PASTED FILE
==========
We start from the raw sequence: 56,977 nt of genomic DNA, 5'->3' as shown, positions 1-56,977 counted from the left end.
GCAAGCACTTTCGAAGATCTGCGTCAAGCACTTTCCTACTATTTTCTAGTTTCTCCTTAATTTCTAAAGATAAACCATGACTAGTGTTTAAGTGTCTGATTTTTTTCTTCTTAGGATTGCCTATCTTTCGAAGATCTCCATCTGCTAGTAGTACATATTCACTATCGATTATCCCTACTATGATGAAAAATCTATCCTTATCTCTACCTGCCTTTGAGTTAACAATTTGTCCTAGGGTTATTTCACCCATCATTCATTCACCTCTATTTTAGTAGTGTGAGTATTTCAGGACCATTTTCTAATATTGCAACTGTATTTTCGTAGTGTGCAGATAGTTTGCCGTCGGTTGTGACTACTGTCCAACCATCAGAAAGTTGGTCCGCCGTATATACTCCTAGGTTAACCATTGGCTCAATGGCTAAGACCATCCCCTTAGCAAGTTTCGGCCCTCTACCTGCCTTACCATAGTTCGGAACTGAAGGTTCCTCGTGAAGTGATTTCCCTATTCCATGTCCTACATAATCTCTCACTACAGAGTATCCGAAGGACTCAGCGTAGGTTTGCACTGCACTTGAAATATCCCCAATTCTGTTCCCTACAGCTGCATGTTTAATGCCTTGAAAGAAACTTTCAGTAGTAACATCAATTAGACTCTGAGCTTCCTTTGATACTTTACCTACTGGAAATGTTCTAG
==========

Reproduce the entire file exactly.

We start from the raw sequence: 56,977 nt of genomic DNA, 5'->3' as shown, positions 1-56,977 counted from the left end.
GCAAGCACTTTCGAAGATCTGCGTCAAGCACTTTCCTACTATTTTCTAGTTTCTCCTTAATTTCTAAAGATAAACCATGACTAGTGTTTAAGTGTCTGATTTTTTTCTTCTTAGGATTGCCTATCTTTCGAAGATCTCCATCTGCTAGTAGTACATATTCACTATCGATTATCCCTACTATGATGAAAAATCTATCCTTATCTCTACCTGCCTTTGAGTTAACAATTTGTCCTAGGGTTATTTCACCCATCATTCATTCACCTCTATTTTAGTAGTGTGAGTATTTCAGGACCATTTTCTAATATTGCAACTGTATTTTCGTAGTGTGCAGATAGTTTGCCGTCGGTTGTGACTACTGTCCAACCATCAGAAAGTTGGTCCGCCGTATATACTCCTAGGTTAACCATTGGCTCAATGGCTAAGACCATCCCCTTAGCAAGTTTCGGCCCTCTACCTGCCTTACCATAGTTCGGAACTGAAGGTTCCTCGTGAAGTGATTTCCCTATTCCATGTCCTACATAATCTCTCACTACAGAGTATCCGAAGGACTCAGCGTAGGTTTGCACTGCACTTGAAATATCCCCAATTCTGTTCCCTACAGCTGCATGTTTAATGCCTTGAAAGAAACTTTCAGTAGTAACATCAATTAGACTCTGAGCTTCCTTTGATACTTTACCTACTGGAAATGTTCTAG